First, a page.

by Judy Ferro
“Who won the debate?” asked the subject line of an e-mail from Sally Boynton Brown, executive director of the Idaho Democratic Party, last week. Sally answered her own question, “The American people won.”
While Republican candidates saw the debate as b-o-r-i-n-g, Democrats were proud to have give of their candidates acting presidential while discussing major issues facing our nation.
“Most people,” an article in the Brookings Brief said, “vote for president based on who they think will be a strong, effective, steady leader who communicates effectively, compassionately, and on a level that most Americans can relate to.” It expressed sympathy for any Republican candidates who might also like to discuss issues in a responsible way.
So what were these issues and how did the candidates stand?
Gun control. Hillary Clinton stated that we are losing 90 people per day from gun violence. She didn’t mention specific controls, but stated that Bernie Sanders was too lax. Sanders, who had voted against the Brady Bill, said he supported more regulation of assault weapons, an end to the gun show exception, and allowing law suits against manufacturers and dealers who violate the law. He called for Americans to address the mental health problem.
Foreign relations. Clinton said we should stand up to Putin and be more willing to lead in the Syrian situation. Sanders stated that the United State should avoid such quagmires and not act unilaterally. Clinton asked Sanders if there were any scenario in which he would use military force. Sanders implied there were, but that we could depend on the Russian people to rein in Putin.
Economics. Sanders stated that Wall Street was controlling Congress rather than the other way around and that banks should not be allowed to mix customer funds with those the bank used for Wall Street speculation. Clinton said we needed to protect small entrepreneurs and rein in the excesses of capitalism.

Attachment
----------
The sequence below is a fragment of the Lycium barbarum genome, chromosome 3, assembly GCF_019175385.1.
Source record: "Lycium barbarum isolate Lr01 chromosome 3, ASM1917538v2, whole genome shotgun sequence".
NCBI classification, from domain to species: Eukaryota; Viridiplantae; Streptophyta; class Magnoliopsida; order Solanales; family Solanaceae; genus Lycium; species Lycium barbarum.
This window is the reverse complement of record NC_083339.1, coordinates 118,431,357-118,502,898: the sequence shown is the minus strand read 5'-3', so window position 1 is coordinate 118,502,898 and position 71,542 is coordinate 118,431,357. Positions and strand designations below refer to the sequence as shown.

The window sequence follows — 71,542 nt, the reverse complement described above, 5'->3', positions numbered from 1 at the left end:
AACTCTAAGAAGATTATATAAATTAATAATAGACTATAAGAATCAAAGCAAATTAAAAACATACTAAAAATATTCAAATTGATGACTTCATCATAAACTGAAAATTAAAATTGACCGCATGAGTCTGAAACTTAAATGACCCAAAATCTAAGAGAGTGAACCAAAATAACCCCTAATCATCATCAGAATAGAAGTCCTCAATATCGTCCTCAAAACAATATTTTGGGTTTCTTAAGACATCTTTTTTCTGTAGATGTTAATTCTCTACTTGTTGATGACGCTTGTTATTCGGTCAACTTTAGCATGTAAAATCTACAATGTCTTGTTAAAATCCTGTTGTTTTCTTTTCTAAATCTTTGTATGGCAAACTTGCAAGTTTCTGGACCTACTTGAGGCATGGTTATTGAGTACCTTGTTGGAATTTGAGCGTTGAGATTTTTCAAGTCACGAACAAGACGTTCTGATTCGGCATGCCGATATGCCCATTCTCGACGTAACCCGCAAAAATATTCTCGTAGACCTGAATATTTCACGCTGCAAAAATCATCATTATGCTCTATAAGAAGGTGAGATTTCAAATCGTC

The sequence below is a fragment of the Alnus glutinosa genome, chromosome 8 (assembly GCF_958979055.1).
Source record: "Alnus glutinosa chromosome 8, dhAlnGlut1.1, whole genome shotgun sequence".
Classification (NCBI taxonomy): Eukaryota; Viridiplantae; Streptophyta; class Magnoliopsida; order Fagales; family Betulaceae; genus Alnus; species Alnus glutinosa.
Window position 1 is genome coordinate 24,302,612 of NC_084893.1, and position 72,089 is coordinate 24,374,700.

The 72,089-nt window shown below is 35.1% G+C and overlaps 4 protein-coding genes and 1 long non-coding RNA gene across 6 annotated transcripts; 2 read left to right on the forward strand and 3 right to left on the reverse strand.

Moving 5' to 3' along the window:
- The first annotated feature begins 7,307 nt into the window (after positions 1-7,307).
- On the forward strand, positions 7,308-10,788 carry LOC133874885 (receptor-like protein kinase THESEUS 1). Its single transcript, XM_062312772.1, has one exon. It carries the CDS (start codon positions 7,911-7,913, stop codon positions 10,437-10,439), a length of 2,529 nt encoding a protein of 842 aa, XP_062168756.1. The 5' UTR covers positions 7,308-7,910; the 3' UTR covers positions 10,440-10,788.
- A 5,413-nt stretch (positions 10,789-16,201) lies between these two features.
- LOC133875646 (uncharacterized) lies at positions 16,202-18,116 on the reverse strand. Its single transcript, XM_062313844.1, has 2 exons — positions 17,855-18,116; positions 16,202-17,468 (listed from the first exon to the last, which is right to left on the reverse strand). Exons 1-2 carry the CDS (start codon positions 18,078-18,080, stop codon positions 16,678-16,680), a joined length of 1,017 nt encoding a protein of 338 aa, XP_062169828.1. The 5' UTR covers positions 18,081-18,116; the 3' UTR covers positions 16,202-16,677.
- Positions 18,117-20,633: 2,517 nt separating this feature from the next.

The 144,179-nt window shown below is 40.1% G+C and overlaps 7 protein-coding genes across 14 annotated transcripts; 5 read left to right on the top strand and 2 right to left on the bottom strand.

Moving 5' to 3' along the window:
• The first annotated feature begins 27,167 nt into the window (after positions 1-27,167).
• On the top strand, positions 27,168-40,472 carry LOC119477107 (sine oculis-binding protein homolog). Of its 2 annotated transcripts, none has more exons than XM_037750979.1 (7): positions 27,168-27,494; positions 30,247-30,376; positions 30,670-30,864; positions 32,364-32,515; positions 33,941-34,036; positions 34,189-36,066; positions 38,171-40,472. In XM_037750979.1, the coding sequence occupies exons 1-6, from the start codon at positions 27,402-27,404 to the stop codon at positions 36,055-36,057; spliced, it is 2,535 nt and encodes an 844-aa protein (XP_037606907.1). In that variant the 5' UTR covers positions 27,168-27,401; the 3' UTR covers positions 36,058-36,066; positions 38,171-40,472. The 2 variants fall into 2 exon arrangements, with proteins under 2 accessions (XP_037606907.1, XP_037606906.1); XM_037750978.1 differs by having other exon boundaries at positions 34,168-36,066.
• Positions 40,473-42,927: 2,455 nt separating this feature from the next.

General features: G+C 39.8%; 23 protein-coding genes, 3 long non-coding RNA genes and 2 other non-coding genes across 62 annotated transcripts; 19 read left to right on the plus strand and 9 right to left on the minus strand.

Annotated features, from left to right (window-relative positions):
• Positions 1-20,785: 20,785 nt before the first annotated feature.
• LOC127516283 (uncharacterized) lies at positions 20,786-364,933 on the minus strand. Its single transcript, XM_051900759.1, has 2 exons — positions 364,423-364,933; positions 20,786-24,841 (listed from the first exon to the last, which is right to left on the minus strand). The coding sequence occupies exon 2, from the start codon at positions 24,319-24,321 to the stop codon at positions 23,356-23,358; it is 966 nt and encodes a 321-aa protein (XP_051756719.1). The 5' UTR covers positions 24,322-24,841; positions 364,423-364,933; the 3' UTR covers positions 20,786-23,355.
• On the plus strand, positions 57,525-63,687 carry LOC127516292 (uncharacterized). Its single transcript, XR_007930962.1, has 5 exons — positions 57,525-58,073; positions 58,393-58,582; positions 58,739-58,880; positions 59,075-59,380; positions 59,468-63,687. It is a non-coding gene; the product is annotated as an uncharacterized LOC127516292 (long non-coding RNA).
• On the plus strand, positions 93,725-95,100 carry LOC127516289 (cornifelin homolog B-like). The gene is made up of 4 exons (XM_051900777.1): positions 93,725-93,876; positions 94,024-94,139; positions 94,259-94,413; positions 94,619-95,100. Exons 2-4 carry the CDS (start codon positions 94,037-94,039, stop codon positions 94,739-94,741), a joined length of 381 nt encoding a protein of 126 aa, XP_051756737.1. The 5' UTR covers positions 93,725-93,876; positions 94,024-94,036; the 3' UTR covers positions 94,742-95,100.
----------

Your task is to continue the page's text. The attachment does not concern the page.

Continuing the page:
College funding. Sanders stated that a college education was the equivalent of a high school one 50 years ago and that we should finance public colleges just as we do high schools. Clinton proposed letting everyone with student loans refinance to lower interest rates, providing tuition-free education in return for 10 hours of work a week, and pressing colleges to get their costs down.
Immigration. Both agreed that the United States needed to reform the rules in a way that allowed unpapered residents an eventual path to citizenship. Clinton favored covering kids in our health care programs and letting adults use the state health care exchanges without subsidies. She also said states should choose whether they allowed unpapered college student the breaks of in-state tuition.
Justice reform. There was agreement that the United States incarcerated too many people and general reform is needed.
Despite what Republican candidates have been saying, giveaways were not all that Democrats suggested. In fact, nothing was proposed that is not available in European democracies that do not pay the huge subsidies we do to oil companies and mega-banks.
What about the other three candidates?
Martin O’Malley. The former Maryland governor spoke for a clean power grid and Wall Street reform. He is a strong candidate for vice president.
Jim Webb. A former senator and secretary of the navy, Webb is deeply concerned about future relations with China and Iran’s nuclear power potential. He felt he could work across the aisle with Republicans. He’s a possible defense secretary.
Lincoln Chafee. A former senator and governor, Chafee justified two of his Senate votes by pointing out over 90 senators had voted as he did. He is more team player than leader.